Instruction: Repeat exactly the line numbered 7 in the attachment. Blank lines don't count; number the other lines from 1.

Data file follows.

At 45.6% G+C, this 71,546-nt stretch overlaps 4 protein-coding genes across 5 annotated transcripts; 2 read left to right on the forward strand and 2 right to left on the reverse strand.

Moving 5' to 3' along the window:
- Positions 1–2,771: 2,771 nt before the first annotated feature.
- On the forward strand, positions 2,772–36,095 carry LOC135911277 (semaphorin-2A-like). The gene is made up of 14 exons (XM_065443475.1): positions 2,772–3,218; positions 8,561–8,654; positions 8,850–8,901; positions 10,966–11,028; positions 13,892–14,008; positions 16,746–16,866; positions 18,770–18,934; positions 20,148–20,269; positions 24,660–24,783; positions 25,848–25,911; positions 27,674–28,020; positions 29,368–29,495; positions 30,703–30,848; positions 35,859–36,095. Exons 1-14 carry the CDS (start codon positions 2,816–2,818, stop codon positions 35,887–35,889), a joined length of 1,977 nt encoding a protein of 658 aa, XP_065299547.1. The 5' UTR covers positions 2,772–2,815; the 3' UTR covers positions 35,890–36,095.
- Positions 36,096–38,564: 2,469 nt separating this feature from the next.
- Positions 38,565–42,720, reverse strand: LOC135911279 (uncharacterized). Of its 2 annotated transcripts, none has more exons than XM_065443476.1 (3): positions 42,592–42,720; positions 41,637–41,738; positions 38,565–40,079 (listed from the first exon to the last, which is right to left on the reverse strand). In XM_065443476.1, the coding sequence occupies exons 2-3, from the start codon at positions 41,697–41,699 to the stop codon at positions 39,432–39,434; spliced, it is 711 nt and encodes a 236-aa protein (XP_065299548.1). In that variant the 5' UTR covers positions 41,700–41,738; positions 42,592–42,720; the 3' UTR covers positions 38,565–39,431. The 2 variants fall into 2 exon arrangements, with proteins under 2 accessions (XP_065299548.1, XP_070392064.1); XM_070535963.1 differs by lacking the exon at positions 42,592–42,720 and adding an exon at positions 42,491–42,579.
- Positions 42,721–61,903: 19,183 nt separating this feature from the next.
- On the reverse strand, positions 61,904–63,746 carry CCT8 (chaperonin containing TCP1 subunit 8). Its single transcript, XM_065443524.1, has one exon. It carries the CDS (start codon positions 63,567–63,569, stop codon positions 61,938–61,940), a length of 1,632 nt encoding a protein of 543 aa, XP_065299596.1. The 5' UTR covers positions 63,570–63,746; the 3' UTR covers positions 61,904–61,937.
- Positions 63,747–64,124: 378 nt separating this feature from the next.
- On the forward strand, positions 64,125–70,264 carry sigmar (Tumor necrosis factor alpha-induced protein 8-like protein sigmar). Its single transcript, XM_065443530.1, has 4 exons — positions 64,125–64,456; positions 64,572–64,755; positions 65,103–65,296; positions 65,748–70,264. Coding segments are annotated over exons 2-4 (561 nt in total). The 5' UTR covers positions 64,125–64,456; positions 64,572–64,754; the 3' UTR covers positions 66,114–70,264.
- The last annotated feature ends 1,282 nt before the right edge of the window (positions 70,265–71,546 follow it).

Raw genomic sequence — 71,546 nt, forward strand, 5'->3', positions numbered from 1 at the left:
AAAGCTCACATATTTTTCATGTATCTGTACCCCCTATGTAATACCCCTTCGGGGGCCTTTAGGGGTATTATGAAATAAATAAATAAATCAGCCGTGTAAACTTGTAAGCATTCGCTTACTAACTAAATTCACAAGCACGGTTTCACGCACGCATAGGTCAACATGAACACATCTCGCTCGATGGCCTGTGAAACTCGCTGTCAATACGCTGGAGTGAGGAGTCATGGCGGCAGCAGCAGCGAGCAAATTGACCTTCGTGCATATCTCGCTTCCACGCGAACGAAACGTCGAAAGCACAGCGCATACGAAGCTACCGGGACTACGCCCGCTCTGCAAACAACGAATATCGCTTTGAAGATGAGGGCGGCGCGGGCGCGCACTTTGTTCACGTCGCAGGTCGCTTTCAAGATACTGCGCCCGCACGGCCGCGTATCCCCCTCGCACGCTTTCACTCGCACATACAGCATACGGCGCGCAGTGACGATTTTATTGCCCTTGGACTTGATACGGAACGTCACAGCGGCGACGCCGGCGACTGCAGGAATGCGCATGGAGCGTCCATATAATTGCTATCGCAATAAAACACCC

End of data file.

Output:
- Positions 42,721–61,903: 19,183 nt separating this feature from the next.